For me there are very distinct cycles in the production of a novel: the thinking bit, the scribbling a few notes bit, the grab-it-by-the-throat-and-start bit, the press-on-even-though-it-feels-impossible bit, then the final strait, when you know the end is in sight but try not to look at it too hard for fear of rushing, or losing your nerve or indeed doing anything to undermine all the hard graft that has got you thus far. I am in that final strait now. I am working so many hours at my desk that my sons are starting to give me funny looks. They have also, unbidden, begun to do uncharacteristically useful things like clear up after themselves and empty the dishwasher. Yesterday my eldest told me that he had cleaned the mirror in the upstairs bathroom. I hugged him hard, even though there are about a thousand things I would have chosen ahead of such a domestic detail. Like buying food, or cleaning the loo, or taking the boxes of stuff for recycling. I am not on top of things, you see, and it’s starting to show.
It is when I get to this stage of the proceedings that I realise I am an obsessive. For the truth is in my current frame of mind I do not want to do ANYTHING but write. Until my book is as good as it can be. That is ALL I want to do. Everything else – social discourse, shopping, cooking, conversation, sleep – feelings like an irksome interruption to the fulfilment of that goal; even going to Northern Spain for a week at the end of August, a trip organised by my husband, felt like a wrench. ‘Go on your own,’ I wanted to say. ‘Leave me alone. I need to finish this thing so that I can stop thinking about it.’ The holiday was good, but I could barely conceal my relief to get home. I am now back into seven hour stints at my desk. Friends and near-strangers alike, daring to ask how I am, are likely to be subjected to a detailed outpouring about that day’s travails with my work, instead of receiving the brief response of ‘fine’ that they had expected. I am not proud of this. It is embarrassing. And dull. And soon I shall have no friends left, let alone family. Next weekend we have a big milestone birthday party to attend in a far-flung place that will involve being away overnight. It is a fancy dress party and I have elected to go as Miss Scarlet. I need to go hunting for a blonde wig and a red dress, which I don’t want to do. Red shoes and a red handbag would be good too, but I don’t want to look for those either. I don’t want to go to the party. I want to be left alone. I want to close my study door and work.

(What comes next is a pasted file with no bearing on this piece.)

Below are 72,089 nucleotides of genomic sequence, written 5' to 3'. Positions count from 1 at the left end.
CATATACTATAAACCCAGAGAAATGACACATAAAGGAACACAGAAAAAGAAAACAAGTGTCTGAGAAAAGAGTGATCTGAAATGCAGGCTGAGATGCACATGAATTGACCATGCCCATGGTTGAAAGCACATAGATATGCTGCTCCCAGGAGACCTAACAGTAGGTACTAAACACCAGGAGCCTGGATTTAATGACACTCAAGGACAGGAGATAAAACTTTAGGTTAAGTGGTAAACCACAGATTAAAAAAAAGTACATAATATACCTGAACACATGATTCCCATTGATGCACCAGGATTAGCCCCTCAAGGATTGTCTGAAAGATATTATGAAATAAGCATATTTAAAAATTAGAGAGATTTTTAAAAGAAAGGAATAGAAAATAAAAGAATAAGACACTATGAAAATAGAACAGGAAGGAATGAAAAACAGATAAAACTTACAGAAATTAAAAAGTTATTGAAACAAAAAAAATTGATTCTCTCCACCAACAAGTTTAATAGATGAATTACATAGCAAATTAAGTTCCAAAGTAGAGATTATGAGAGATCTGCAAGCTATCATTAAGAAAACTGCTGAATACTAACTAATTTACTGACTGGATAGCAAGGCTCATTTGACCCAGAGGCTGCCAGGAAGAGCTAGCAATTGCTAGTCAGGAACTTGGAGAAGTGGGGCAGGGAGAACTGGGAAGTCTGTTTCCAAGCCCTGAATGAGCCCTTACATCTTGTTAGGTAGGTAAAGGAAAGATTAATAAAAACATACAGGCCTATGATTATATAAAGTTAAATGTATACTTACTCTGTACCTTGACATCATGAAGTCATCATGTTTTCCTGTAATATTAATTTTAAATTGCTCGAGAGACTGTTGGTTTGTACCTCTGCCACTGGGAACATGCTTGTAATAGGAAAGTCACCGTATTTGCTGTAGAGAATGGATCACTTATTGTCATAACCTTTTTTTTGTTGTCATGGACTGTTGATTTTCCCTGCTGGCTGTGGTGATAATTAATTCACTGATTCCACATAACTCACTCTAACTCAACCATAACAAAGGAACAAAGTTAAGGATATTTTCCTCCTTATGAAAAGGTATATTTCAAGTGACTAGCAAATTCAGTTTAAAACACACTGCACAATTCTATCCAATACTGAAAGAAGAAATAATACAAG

A very bright light in this self-obsessive tunnel has been the new Alan Hollinghurst novel, ‘The Stranger’s Child’. I cannot believe he has not made it onto the Booker shortlist. Except yes, I can, because the craft and drift of the book is so beautifully subtle I expect the judges got scared that it would not appeal to a mass audience. It should appeal to a mass audience. It is a stunning achievement, each sentence breathtakingly honed and perfectly poised. I loved every moment. Embroiled in my own, much more mediocre labours, I do my best to it from my mind…labours, to which of course I must now return.